– Climate change communication: What do We  Know about the coolness factor?


Climate change communication: What do We Know about the coolness factor?

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Tom Yulsman, an expert in environmental communication and a blogger for  the  Discover Magazine website, makes an interesting comparison between   two recently-launched communication tools on climate change.  Yulsman praises a White House data-driven interactive platform in contrast with what he calls an  “embarrassingly ineffective report” issued by the Association for the Advancement of Science (AAAS)

[the AAAS report, Yulsman writes] was, at its heart “We’re scientists, so listen to what we say” effort. In contrast, the [White House initiative] treats people like grownups and gives them powerful tools to learn for themselves what’s happening.

Yulsman is  better placed than me to comment on climate change topics, and I personally share some of his trenchant critics towards the AAAS approach. However, I only partially agree with him. Sure, the White House platform is  a million times cooler and more appealing than the old-school AAAS stuff. The AAAS made a clumsy attempt to add some visuals to what is basically a written report and the results are far from glorious. Their concept  of “hearing from scientists”are video clips featuring  talking heads. An old formula which, I agree with Yulsman, is hardly effective.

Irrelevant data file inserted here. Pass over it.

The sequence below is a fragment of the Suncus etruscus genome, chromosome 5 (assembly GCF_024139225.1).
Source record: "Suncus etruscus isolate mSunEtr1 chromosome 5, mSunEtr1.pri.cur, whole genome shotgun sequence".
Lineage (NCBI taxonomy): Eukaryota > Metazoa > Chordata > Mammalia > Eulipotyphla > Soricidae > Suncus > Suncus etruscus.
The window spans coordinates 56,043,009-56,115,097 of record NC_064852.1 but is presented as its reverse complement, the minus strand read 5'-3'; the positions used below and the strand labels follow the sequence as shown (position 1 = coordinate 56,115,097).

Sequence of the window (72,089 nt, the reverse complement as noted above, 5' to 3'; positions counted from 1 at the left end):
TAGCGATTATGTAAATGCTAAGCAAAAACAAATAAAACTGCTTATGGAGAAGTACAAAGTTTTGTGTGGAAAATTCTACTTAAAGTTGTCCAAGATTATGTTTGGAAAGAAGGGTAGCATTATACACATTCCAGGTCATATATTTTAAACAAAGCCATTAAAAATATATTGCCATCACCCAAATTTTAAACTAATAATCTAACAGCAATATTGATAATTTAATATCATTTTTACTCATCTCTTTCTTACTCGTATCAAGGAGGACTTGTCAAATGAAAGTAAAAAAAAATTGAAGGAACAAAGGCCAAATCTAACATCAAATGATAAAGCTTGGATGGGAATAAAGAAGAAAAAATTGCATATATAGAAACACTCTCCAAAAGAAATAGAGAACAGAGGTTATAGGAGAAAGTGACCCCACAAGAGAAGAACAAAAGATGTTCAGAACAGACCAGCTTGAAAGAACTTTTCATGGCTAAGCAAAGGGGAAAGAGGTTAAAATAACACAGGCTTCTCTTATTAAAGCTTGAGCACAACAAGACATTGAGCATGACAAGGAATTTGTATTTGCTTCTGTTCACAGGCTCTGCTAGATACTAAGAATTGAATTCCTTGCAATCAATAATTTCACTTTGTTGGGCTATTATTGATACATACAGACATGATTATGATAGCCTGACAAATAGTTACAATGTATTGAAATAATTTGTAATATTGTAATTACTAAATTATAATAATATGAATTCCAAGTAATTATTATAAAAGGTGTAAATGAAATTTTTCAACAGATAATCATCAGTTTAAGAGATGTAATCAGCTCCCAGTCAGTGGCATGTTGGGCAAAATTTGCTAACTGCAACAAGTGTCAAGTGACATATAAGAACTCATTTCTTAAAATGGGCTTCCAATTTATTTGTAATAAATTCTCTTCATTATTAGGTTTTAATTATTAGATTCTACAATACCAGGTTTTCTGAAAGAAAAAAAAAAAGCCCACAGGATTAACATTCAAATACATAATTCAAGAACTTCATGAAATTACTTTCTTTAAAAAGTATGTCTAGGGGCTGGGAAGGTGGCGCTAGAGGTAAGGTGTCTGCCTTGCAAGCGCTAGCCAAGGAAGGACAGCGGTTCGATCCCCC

In short, the .gov platform is great. And the AAAS report is, well, a report. Plus some video that could be spared .

But besides real-world data,  the White House platform is also loaded with simulations that –just like the AAAS report – will work only if we believe  the  scientists. One of the coolest link found in the  platform, Yulsman notes, is an interactive map showing the  NYC areas that would become inundated by rising sea levels. I share his enthusiasm for this app. However,  this kind of  tools are hardly aimed to the sceptic. A denialist will question the underlying forecasts in the first place, and will make a joke of  the resulting  maps like  they were disaster-movie special effects. So, at the end, you still have to believe the science behind the app. That’s where the AAAS report, with its clear-cut, science-backed  arguments, comes in handy.

What if I had to choose between the two approaches?  Weighting in  the impact on the public, and the coolness factor,  I would probably go for the White House website . But in the real world we are not obliged to choose.Data-driven interactivity is great, but we still need old-school reports to make sense of complex topics.  That’s why I don’t  share Yulsman’s total disappointment about the AAAS report. We have two  complementary tools for  a communication strategy. So why can’t  we just take them together?

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